Should Neanderthals be called their own species or a subspecies of Homo Sapiens?

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Re: Should Neanderthals be called their own species or a subspecies of Homo Sapiens?

Postby Philip » Thu Dec 07, 2017 5:55 pm

Rick: If you're right, and non-African humans have DNA of Neanderthals, and Africans don't, then it may prove that Africans are more evolved, and we white people are less human.


Whaddaya mean "WE" - maybe it's just your lineage that's less evolved? Maybe that explains your great height? :P

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Re: Should Neanderthals be called their own species or a subspecies of Homo Sapiens?

Postby thatkidakayoungguy » Fri Dec 08, 2017 8:05 am

RickD wrote:If you're right, and non-African humans have DNA of Neanderthals, and Africans don't, then it may prove that Africans are more evolved, and we white people are less human.

Kinda throws a monkey wrench in the Theory of white supremacy, doesn't it?

Exactly. Since whites are equal with blacks and other races we need to think early groups as not subhuman.

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Re: Should Neanderthals be called their own species or a subspecies of Homo Sapiens?

Postby DBowling » Thu Dec 28, 2017 9:17 am

I believe that Neanderthals (homo sapiens neanderthalensis) and physically modern humans (homo sapiens sapiens) are different and distinct subspecies of homo sapiens.

The easiest way to demonstrate this is to look at the common ancestors for all humans. All humans can trace their genetic lineage to a mitochondrial 'eve' and a y-chromosome 'adam' who lived 150,000 to 200,000 years ago and were species homo sapiens sapiens. (not to be confused with the historical Biblical Adam and Eve who lived around 5000-6000 BC).

As you pointed out, not all humans have the trace geneteic markers that some believe come from humans and neanderthals interbreeding. So if some of the human population do in fact have trace neanderthal genetic markers, I think it is most likely evidence that humans and neanderthals were close enough genetically to have viable offspring on rare occasions.

I do not believe that potentially rare interbreeding between homo sapiens sapiens and homo sapiens neanderthalensis implies that homo sapiens sapiens = homo sapiens neanderthalensis.

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Re: Should Neanderthals be called their own species or a subspecies of Homo Sapiens?

Postby thatkidakayoungguy » Thu Dec 28, 2017 9:48 am

DBowling wrote:I believe that Neanderthals (homo sapiens neanderthalensis) and physically modern humans (homo sapiens sapiens) are different and distinct subspecies of homo sapiens.

The easiest way to demonstrate this is to look at the common ancestors for all humans. All humans can trace their genetic lineage to a mitochondrial 'eve' and a y-chromosome 'adam' who lived 150,000 to 200,000 years ago and were species homo sapiens sapiens. (not to be confused with the historical Biblical Adam and Eve who lived around 5000-6000 BC).

As you pointed out, not all humans have the trace geneteic markers that some believe come from humans and neanderthals interbreeding. So if some of the human population do in fact have trace neanderthal genetic markers, I think it is most likely evidence that humans and neanderthals were close enough genetically to have viable offspring on rare occasions.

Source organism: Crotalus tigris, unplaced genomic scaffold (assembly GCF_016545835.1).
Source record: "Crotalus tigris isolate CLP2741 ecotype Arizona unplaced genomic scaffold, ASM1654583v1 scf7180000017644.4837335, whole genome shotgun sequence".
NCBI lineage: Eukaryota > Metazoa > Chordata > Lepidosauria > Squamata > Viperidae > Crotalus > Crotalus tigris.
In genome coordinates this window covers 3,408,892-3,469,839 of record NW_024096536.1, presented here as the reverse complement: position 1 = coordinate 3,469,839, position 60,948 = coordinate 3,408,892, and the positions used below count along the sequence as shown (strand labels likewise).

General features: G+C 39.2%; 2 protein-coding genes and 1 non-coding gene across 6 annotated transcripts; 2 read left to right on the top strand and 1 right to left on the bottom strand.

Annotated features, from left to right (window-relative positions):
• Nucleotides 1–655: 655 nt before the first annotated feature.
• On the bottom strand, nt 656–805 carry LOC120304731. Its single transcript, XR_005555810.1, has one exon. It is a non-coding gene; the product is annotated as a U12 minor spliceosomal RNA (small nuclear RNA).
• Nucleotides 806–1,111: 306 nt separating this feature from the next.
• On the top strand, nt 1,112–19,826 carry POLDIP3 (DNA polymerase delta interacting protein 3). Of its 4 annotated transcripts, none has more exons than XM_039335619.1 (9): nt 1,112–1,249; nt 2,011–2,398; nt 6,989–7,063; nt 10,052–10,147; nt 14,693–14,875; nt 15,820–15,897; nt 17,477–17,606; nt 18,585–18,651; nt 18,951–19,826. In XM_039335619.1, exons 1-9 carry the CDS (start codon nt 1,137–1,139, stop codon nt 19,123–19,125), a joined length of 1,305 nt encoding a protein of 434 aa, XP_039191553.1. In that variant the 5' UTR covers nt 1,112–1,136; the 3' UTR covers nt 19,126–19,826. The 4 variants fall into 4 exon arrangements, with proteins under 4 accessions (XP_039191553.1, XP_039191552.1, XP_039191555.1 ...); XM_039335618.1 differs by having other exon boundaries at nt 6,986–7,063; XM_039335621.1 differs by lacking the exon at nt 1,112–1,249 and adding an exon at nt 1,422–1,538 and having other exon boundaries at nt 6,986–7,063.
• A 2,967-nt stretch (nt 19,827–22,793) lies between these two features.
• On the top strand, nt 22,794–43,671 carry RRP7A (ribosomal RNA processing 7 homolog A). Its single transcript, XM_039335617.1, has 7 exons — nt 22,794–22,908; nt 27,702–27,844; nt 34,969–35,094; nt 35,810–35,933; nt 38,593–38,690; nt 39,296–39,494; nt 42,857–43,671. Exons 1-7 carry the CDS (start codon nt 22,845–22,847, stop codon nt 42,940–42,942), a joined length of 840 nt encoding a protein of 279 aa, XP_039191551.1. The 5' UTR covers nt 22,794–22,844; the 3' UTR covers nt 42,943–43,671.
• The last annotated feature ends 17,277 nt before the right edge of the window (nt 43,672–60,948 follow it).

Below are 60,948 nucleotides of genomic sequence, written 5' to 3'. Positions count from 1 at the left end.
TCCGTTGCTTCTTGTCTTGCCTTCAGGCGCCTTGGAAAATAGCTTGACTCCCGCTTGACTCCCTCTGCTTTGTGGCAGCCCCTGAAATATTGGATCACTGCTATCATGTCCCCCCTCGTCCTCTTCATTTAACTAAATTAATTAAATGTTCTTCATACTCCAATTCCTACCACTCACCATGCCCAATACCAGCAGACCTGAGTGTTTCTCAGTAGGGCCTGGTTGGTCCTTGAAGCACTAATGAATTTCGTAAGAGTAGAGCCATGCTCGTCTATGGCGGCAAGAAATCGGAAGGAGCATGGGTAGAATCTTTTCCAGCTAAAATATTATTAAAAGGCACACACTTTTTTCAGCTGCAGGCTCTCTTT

I do not believe that potentially rare interbreeding between homo sapiens sapiens and homo sapiens neanderthalensis implies that homo sapiens sapiens = homo sapiens neanderthalensis.

But wouldn't the " potentially rare interbreeding" mean they were a diff species? Especially since they had "viable" offspring on rare occasions, and that most if not all male "hybrids" were sterile. However, there could've been many reasons why they didn't interbreed such as cultural reasons, or that any male fertile hybrids were killed off. Which would explain why the Neanderthal Y chromosome never passed on to the present day.
What do you think of other species of human being like the Flores Hobbit and Homo Erectus? Should they be a subspecies of Homo Sapien as well?

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Re: Should Neanderthals be called their own species or a subspecies of Homo Sapiens?

Postby Philip » Thu Dec 28, 2017 9:54 am

I'm not sure what the issue is. If it's somehow shown that humans successfully reproduced with Neanderthals, why would that hurt the validity of scripture? What am I missing?


Hey, some here have asserted humans and fallen angels could produce offspring, so anything's possible, right? RIGHT???

And if it were possible that neanderthals and men could produce offspring, what does that say about the offspring spiritually?

The thing is, none of the assertions are proven - they remain speculative.

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Re: Should Neanderthals be called their own species or a subspecies of Homo Sapiens?

Postby thatkidakayoungguy » Thu Dec 28, 2017 10:01 am

Philip wrote:Hey, some here have asserted humans and fallen angels could produce offspring, so anything's possible, right? RIGHT???

And if it were possible that neanderthals and men could produce offspring, what does that say about the offspring spiritually?

The thing is, none of the assertions are proven - they remain speculative.

Which brings us right to the OP: what type of man was Neanderthal? Some think they weren't truly human, others do. Imo evidence shows they were truly human.
But if we entertain the thought that they weren't fully human, what would the spiritual stance be for them? Doomed sinners? Not able to comprehend God so they are under the age of accountability? Spiritually like regular people so in need for a savior they could have faith on? As you said, this is ultimately speculation.

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Re: Should Neanderthals be called their own species or a subspecies of Homo Sapiens?

Postby DBowling » Thu Dec 28, 2017 10:31 am